Slowly but surely a debate is starting to open up about the impact of ageing populations on economic growth. And as a result, a second and equally important debate is starting about what is actually happening to pensions.
“We really see retirement as the next big financial crisis,” says Barbara Novick, vice chairman of BlackRock, the world’s largest money manager, with $3.86 trillion in assets. “The longer we don’t address it, the bigger it gets.”
It is also a very difficult area to track. So the blog tips its hat to John Maudlin, who has been examining the position with regard to state and city pension funds in the USA with the assistance of Lumesis. Three key conclusions emerge:
- What we are told is only half the story, or even less, for most publicly-funded pension plans. Most will say they are fully, or nearly fully-funded. But that is only because they use unrealistic assumptions about the rates of return expected for their investments. Texas, for example claims to be >80% funded, but Maudlin’s analysis suggests it would be 43% with realistic return assumptions
- New rules proposed by the Governmental Accounting Standards Board and Moody’s will soon overcome this problem. But this greater clarity will then highlight a deeply worrying position – both for those who expect to claim a pension, and for state tax-payers who will be asked to make up the difference on any shortfall
- Individual cities have similar problems. San Jose, the capital of prosperous Silicon Valley in California, is spending 20% of its $1.1bn general fund on pensions and retiree healthcare. It has already been forced to reduce other services as a result, and is now trying to reduce retiree benefits through the courts
Maudlin’s chart above shows today’s reported level of each state’s unfunded pension liability as a percentage of its total liability. In other words, if a state pension fund claimed to be fully funded, it would be 100%. Sadly, only those few marked in blue are anywhere close to this, being between 8% – 18% unfunded. Those in green are 18%-22% unfunded. Those in red are >44% unfunded. When the new rules are implemented, the position will be far worse. Texas today is shaded green, for example. And, of course, these figures do not include healthcare costs.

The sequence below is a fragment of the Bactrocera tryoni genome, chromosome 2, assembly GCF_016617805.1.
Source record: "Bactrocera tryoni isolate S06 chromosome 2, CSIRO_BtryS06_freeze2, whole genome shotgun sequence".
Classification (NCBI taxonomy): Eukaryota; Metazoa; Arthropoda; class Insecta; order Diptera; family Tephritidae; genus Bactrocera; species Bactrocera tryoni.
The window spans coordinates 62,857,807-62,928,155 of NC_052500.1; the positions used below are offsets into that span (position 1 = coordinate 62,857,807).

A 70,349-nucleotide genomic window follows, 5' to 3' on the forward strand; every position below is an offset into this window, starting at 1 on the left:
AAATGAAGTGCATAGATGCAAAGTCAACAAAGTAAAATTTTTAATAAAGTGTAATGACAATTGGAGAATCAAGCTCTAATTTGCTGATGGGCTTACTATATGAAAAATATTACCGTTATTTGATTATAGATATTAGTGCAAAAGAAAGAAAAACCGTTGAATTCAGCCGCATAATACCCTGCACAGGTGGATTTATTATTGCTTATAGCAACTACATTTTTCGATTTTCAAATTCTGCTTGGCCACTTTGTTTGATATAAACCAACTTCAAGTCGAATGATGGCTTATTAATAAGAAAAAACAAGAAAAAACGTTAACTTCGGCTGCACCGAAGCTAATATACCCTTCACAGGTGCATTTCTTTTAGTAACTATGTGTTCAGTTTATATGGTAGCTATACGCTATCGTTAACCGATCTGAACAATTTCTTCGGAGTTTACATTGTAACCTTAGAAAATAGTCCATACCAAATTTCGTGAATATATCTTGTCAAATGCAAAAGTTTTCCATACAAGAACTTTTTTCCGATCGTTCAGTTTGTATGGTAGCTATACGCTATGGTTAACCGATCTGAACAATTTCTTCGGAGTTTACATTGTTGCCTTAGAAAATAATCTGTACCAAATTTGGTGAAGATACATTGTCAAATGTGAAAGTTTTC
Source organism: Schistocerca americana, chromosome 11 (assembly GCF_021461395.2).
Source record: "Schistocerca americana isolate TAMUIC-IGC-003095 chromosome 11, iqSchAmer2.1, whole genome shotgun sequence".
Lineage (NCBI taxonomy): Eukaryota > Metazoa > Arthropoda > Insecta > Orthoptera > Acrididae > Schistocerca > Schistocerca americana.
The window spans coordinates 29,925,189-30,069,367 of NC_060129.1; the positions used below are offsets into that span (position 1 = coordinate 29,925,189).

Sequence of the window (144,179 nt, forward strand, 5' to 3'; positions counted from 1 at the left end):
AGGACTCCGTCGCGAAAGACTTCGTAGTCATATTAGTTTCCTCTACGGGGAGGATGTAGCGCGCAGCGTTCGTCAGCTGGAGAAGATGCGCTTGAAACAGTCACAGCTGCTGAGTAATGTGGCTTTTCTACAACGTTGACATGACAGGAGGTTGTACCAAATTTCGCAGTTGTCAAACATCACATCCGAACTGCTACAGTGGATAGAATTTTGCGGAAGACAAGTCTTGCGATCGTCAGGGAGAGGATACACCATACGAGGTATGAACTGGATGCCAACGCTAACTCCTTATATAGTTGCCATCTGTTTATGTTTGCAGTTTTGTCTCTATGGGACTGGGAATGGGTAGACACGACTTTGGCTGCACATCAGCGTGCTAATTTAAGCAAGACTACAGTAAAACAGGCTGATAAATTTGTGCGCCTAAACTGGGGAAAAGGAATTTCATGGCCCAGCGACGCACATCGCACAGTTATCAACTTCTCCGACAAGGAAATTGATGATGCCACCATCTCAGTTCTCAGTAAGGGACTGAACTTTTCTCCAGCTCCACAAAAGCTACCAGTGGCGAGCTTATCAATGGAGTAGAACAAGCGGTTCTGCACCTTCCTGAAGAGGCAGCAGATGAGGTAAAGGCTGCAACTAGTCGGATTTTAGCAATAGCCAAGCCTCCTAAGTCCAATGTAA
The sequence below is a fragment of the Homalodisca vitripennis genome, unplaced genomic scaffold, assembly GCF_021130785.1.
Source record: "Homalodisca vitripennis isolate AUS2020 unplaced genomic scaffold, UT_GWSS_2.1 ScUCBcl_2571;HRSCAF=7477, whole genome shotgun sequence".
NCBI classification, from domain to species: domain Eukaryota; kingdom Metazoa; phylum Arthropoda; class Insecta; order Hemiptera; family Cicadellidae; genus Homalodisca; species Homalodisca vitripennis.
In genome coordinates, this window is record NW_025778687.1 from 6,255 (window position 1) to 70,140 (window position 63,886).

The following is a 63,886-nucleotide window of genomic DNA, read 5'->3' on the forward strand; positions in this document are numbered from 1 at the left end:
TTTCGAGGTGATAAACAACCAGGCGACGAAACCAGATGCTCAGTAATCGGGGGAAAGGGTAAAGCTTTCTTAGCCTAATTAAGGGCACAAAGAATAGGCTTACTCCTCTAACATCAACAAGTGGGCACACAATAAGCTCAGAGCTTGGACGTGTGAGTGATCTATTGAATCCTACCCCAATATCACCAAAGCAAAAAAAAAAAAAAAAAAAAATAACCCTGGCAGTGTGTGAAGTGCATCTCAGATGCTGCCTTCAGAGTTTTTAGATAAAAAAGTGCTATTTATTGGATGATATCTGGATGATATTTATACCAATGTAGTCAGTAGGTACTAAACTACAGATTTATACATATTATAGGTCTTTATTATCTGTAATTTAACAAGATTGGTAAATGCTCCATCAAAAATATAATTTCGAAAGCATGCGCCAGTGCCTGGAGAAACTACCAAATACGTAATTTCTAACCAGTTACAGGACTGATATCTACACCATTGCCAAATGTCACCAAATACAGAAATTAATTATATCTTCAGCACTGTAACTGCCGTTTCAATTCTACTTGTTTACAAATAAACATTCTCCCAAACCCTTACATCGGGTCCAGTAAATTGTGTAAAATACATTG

The sad conclusion is that most state pensioners will not get the pension they are expecting. Equally likely is that taxes will rise in most states, in order to help make a bad position less bad. Overall these developments will reduce the total amount of cash that people have to spend. Detroit’s application to freeze pensions, and the accusations of fraud, are likely just the first of many such situations.
Nor will this affect only a small number of people. We don’t know the number of state pensioners, but we do know that 65m Americans are already over the age of 60, one in five of the population. In 10 years’ time, the over-60s will be one in four. By then, latest official estimates suggest Medicare will be about to run out of money, followed by Social Security in 2033.
We also know that nearly 2 out of every 3 pensioners rely on Social Security for 50% of their income, according to Democracy for America. Whilst 1 in 3 rely on it for 90% of their income.
Consumption is 71% of US GDP. It is therefore wishful thinking for any policymaker to argue that GDP growth can possibly go back to the SuperCycle levels, given the outlook for pension income. Ageing American Boomers not only don’t need to buy all the things they bought when their families were growing up. They also can’t afford them.